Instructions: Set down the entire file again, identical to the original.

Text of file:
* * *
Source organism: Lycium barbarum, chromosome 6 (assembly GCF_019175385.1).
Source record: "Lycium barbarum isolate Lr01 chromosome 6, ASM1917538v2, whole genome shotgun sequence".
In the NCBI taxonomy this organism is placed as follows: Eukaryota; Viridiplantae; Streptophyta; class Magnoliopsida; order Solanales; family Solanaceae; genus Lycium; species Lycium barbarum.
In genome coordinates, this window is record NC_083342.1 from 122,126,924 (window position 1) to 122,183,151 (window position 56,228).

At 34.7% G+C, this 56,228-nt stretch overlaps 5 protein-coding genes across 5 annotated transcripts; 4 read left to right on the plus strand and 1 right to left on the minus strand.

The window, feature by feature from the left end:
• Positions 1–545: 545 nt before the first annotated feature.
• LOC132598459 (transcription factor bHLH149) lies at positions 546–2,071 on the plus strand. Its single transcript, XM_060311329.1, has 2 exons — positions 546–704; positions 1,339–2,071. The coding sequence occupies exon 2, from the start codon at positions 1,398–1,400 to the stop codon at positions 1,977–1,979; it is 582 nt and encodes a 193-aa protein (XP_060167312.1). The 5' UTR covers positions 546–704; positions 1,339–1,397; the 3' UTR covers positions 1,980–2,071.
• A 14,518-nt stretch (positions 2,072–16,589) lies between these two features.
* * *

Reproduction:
Source organism: Lycium barbarum, chromosome 6 (assembly GCF_019175385.1).
Source record: "Lycium barbarum isolate Lr01 chromosome 6, ASM1917538v2, whole genome shotgun sequence".
In the NCBI taxonomy this organism is placed as follows: Eukaryota; Viridiplantae; Streptophyta; class Magnoliopsida; order Solanales; family Solanaceae; genus Lycium; species Lycium barbarum.
In genome coordinates, this window is record NC_083342.1 from 122,126,924 (window position 1) to 122,183,151 (window position 56,228).

At 34.7% G+C, this 56,228-nt stretch overlaps 5 protein-coding genes across 5 annotated transcripts; 4 read left to right on the plus strand and 1 right to left on the minus strand.

The window, feature by feature from the left end:
• Positions 1–545: 545 nt before the first annotated feature.
• LOC132598459 (transcription factor bHLH149) lies at positions 546–2,071 on the plus strand. Its single transcript, XM_060311329.1, has 2 exons — positions 546–704; positions 1,339–2,071. The coding sequence occupies exon 2, from the start codon at positions 1,398–1,400 to the stop codon at positions 1,977–1,979; it is 582 nt and encodes a 193-aa protein (XP_060167312.1). The 5' UTR covers positions 546–704; positions 1,339–1,397; the 3' UTR covers positions 1,980–2,071.
• A 14,518-nt stretch (positions 2,072–16,589) lies between these two features.